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Make Room for Artisan Bars

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The $4 billion food bar category is dominated by functional options. Look at any snack aisle or checkout display and you’ll see energy bars, breakfast bars, nutrition bars — and nowadays, even pregnancy bars.

bar.jpgTo stand out from the crowd, some companies have gone back to the drawing board to focus a different, completely radical concept: taste.

“People say they’re looking for all sorts of things in a bar, but when it comes down to it they want to enjoy eating it,” said Frankie Whitman, vice president of marketing at Full Bloom Baking Company, a wholesale baking business based in Newark, California.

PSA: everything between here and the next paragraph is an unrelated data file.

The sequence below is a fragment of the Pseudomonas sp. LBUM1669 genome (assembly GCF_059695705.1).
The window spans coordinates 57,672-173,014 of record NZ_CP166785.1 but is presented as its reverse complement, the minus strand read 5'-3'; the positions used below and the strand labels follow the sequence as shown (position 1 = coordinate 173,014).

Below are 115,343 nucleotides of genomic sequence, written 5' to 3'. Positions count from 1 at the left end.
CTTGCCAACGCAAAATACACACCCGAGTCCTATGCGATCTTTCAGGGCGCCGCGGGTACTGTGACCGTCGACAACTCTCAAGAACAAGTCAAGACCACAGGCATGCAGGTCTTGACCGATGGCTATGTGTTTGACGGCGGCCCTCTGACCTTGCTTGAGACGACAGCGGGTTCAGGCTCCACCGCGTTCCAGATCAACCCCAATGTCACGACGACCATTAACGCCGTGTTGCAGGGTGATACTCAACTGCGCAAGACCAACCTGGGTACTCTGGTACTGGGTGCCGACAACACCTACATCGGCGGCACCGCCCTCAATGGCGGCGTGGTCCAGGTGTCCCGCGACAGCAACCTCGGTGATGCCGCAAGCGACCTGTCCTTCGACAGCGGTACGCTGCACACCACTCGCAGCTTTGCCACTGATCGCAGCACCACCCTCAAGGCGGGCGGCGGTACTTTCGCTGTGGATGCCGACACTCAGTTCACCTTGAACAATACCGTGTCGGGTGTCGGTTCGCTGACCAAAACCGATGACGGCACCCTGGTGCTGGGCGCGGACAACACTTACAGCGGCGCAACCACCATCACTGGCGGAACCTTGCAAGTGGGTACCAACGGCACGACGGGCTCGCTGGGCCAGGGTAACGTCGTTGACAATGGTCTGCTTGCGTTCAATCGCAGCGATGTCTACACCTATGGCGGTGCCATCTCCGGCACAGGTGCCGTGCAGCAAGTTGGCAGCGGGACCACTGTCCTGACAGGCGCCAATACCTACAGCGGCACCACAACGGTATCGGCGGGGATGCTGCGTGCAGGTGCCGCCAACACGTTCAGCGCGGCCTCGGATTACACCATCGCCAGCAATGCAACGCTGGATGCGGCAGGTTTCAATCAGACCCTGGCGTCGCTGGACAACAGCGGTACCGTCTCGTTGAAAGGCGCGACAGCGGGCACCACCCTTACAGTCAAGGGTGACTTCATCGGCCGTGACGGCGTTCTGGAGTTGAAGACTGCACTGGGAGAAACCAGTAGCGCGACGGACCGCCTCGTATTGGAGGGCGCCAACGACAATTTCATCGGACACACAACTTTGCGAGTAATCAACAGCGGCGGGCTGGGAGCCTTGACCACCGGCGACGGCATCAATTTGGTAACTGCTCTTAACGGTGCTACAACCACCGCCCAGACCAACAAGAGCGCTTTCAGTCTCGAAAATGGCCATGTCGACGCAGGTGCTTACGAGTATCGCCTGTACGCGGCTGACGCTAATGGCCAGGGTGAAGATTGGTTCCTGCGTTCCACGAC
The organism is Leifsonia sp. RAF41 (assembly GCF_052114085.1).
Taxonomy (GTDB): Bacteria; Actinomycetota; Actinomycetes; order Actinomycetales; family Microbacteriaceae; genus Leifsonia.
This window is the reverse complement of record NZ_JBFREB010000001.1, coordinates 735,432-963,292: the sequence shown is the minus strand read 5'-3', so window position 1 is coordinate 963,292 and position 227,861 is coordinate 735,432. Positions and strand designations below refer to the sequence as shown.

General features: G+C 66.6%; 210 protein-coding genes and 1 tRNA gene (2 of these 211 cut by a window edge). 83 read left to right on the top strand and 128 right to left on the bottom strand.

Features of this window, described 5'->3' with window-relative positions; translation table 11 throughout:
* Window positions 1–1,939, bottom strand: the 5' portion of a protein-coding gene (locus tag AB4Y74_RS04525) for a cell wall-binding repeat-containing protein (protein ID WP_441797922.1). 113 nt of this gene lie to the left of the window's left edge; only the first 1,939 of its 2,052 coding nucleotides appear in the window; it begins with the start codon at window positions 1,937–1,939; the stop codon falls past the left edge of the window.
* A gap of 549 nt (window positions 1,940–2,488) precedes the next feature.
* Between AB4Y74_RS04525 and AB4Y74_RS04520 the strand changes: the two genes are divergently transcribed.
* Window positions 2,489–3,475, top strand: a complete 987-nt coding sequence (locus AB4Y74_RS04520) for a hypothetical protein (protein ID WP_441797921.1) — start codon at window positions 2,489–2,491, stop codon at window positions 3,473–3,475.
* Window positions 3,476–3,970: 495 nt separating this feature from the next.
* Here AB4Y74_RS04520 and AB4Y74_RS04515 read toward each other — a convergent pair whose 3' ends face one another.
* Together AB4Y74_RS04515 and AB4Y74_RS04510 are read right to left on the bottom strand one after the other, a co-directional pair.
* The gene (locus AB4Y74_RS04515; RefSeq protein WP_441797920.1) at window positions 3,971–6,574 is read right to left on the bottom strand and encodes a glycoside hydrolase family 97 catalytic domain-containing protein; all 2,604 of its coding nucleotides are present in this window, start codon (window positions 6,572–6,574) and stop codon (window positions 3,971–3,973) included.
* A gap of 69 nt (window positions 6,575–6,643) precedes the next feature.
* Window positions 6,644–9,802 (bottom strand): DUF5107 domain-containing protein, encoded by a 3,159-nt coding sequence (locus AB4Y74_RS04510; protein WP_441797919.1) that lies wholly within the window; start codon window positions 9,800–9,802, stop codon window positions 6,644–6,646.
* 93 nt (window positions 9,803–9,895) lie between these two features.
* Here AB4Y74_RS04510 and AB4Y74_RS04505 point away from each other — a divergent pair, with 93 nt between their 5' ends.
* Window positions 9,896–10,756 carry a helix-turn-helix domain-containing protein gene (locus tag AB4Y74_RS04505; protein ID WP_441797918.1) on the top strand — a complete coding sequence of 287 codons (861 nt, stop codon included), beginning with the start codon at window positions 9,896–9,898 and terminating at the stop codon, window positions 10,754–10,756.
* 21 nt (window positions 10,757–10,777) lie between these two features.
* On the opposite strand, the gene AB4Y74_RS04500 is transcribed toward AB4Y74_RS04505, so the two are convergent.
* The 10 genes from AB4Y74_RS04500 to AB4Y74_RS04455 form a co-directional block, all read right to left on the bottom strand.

It was this thought that led Full Bloom and others to develop “artisan” bars that emphasize unique, gourmet ingredients and a handmade style of production. This fall, Full Bloom released a 12-grain toasted oatmeal bar. The company is also working on a cranberry almond bar made with ancient grains, and a bacon cornflake bar. That’s right, a bacon cornflake bar.

“They all use pretty unusual ingredients,” said Whitman. “They’re not mass produced.”

The new direction is similar to the one taken by chocolate bar companies, who several years ago began focusing on gourmet ingredients like high-quality cocoa, and since 2003 have seen sales increase by more than 200%, according to Packaged Facts. Nutrition bar sales, meanwhile, increased 3.5% last year, and breakfast bars saw 10% sales growth, per data from The Nielsen Company.

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